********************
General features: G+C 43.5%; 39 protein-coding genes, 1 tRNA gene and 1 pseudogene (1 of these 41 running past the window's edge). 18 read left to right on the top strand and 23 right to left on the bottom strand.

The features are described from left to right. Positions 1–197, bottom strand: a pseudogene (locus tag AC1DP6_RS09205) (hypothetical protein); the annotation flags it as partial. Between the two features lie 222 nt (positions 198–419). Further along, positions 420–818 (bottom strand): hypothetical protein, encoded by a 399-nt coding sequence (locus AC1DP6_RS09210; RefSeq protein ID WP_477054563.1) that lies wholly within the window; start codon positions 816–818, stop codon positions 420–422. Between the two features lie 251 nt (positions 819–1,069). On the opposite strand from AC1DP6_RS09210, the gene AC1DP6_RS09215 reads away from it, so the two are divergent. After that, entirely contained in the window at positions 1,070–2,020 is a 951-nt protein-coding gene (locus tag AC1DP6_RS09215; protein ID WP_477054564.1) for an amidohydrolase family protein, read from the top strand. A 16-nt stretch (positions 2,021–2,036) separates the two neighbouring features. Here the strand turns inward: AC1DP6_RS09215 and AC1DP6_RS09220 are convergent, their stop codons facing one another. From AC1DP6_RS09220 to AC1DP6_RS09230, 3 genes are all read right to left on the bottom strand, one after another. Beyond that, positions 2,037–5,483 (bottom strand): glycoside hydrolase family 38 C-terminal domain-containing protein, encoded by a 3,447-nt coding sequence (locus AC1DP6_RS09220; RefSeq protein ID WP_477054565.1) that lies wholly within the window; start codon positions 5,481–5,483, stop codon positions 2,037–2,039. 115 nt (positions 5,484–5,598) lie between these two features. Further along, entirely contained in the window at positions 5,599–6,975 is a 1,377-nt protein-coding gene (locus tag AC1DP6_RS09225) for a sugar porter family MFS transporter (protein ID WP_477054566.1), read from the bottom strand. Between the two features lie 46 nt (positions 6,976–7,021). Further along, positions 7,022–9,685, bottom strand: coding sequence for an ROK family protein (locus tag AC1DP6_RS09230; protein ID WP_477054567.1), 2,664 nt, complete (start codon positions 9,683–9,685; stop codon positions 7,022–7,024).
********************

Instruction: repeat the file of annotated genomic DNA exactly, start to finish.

General features: G+C 43.5%; 39 protein-coding genes, 1 tRNA gene and 1 pseudogene (1 of these 41 running past the window's edge). 18 read left to right on the top strand and 23 right to left on the bottom strand.

The features are described from left to right. Positions 1–197, bottom strand: a pseudogene (locus tag AC1DP6_RS09205) (hypothetical protein); the annotation flags it as partial. Between the two features lie 222 nt (positions 198–419). Further along, positions 420–818 (bottom strand): hypothetical protein, encoded by a 399-nt coding sequence (locus AC1DP6_RS09210; RefSeq protein ID WP_477054563.1) that lies wholly within the window; start codon positions 816–818, stop codon positions 420–422. Between the two features lie 251 nt (positions 819–1,069). On the opposite strand from AC1DP6_RS09210, the gene AC1DP6_RS09215 reads away from it, so the two are divergent. After that, entirely contained in the window at positions 1,070–2,020 is a 951-nt protein-coding gene (locus tag AC1DP6_RS09215; protein ID WP_477054564.1) for an amidohydrolase family protein, read from the top strand. A 16-nt stretch (positions 2,021–2,036) separates the two neighbouring features. Here the strand turns inward: AC1DP6_RS09215 and AC1DP6_RS09220 are convergent, their stop codons facing one another. From AC1DP6_RS09220 to AC1DP6_RS09230, 3 genes are all read right to left on the bottom strand, one after another. Beyond that, positions 2,037–5,483 (bottom strand): glycoside hydrolase family 38 C-terminal domain-containing protein, encoded by a 3,447-nt coding sequence (locus AC1DP6_RS09220; RefSeq protein ID WP_477054565.1) that lies wholly within the window; start codon positions 5,481–5,483, stop codon positions 2,037–2,039. 115 nt (positions 5,484–5,598) lie between these two features. Further along, entirely contained in the window at positions 5,599–6,975 is a 1,377-nt protein-coding gene (locus tag AC1DP6_RS09225) for a sugar porter family MFS transporter (protein ID WP_477054566.1), read from the bottom strand. Between the two features lie 46 nt (positions 6,976–7,021). Further along, positions 7,022–9,685, bottom strand: coding sequence for an ROK family protein (locus tag AC1DP6_RS09230; protein ID WP_477054567.1), 2,664 nt, complete (start codon positions 9,683–9,685; stop codon positions 7,022–7,024).